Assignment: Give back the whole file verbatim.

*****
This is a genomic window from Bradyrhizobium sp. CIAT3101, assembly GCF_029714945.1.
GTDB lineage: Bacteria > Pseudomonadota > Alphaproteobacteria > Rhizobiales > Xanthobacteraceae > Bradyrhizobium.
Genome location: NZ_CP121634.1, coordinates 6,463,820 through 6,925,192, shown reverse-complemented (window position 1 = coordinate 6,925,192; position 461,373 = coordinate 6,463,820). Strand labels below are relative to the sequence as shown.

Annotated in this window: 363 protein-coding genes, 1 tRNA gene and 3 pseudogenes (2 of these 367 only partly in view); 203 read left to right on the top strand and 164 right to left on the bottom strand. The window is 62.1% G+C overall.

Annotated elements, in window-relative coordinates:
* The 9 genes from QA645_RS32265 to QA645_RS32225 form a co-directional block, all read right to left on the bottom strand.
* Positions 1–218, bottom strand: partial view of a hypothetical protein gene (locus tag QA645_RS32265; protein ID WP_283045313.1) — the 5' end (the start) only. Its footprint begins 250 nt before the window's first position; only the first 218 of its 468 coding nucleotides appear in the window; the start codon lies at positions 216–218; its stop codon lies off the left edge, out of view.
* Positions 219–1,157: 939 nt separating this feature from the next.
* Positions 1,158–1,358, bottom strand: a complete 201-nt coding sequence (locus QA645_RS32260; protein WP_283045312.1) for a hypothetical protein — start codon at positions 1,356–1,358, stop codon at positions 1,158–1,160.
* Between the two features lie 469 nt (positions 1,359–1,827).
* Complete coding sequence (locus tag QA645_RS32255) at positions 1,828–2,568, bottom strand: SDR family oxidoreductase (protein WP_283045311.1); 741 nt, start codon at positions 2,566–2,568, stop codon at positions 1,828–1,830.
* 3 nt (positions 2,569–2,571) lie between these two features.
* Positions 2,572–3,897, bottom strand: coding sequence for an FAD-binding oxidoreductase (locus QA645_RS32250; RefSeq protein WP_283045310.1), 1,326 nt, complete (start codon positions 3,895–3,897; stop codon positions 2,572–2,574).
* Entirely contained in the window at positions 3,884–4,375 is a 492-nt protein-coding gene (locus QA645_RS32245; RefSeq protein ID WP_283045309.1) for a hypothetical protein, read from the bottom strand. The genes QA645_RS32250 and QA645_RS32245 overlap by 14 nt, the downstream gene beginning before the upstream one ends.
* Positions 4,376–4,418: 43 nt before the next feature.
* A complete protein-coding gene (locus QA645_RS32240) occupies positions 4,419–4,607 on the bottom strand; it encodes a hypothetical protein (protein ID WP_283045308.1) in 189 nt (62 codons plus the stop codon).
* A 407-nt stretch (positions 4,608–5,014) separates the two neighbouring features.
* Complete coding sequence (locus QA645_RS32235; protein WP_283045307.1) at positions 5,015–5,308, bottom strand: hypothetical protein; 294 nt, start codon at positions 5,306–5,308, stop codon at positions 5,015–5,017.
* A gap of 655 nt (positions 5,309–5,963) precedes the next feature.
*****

This is a genomic window from Bradyrhizobium sp. CIAT3101, assembly GCF_029714945.1.
GTDB lineage: Bacteria > Pseudomonadota > Alphaproteobacteria > Rhizobiales > Xanthobacteraceae > Bradyrhizobium.
Genome location: NZ_CP121634.1, coordinates 6,463,820 through 6,925,192, shown reverse-complemented (window position 1 = coordinate 6,925,192; position 461,373 = coordinate 6,463,820). Strand labels below are relative to the sequence as shown.

Annotated in this window: 363 protein-coding genes, 1 tRNA gene and 3 pseudogenes (2 of these 367 only partly in view); 203 read left to right on the top strand and 164 right to left on the bottom strand. The window is 62.1% G+C overall.

Annotated elements, in window-relative coordinates:
* The 9 genes from QA645_RS32265 to QA645_RS32225 form a co-directional block, all read right to left on the bottom strand.
* Positions 1–218, bottom strand: partial view of a hypothetical protein gene (locus tag QA645_RS32265; protein ID WP_283045313.1) — the 5' end (the start) only. Its footprint begins 250 nt before the window's first position; only the first 218 of its 468 coding nucleotides appear in the window; the start codon lies at positions 216–218; its stop codon lies off the left edge, out of view.
* Positions 219–1,157: 939 nt separating this feature from the next.
* Positions 1,158–1,358, bottom strand: a complete 201-nt coding sequence (locus QA645_RS32260; protein WP_283045312.1) for a hypothetical protein — start codon at positions 1,356–1,358, stop codon at positions 1,158–1,160.
* Between the two features lie 469 nt (positions 1,359–1,827).
* Complete coding sequence (locus tag QA645_RS32255) at positions 1,828–2,568, bottom strand: SDR family oxidoreductase (protein WP_283045311.1); 741 nt, start codon at positions 2,566–2,568, stop codon at positions 1,828–1,830.
* 3 nt (positions 2,569–2,571) lie between these two features.
* Positions 2,572–3,897, bottom strand: coding sequence for an FAD-binding oxidoreductase (locus QA645_RS32250; RefSeq protein WP_283045310.1), 1,326 nt, complete (start codon positions 3,895–3,897; stop codon positions 2,572–2,574).
* Entirely contained in the window at positions 3,884–4,375 is a 492-nt protein-coding gene (locus QA645_RS32245; RefSeq protein ID WP_283045309.1) for a hypothetical protein, read from the bottom strand. The genes QA645_RS32250 and QA645_RS32245 overlap by 14 nt, the downstream gene beginning before the upstream one ends.
* Positions 4,376–4,418: 43 nt before the next feature.
* A complete protein-coding gene (locus QA645_RS32240) occupies positions 4,419–4,607 on the bottom strand; it encodes a hypothetical protein (protein ID WP_283045308.1) in 189 nt (62 codons plus the stop codon).
* A 407-nt stretch (positions 4,608–5,014) separates the two neighbouring features.
* Complete coding sequence (locus QA645_RS32235; protein WP_283045307.1) at positions 5,015–5,308, bottom strand: hypothetical protein; 294 nt, start codon at positions 5,306–5,308, stop codon at positions 5,015–5,017.
* A gap of 655 nt (positions 5,309–5,963) precedes the next feature.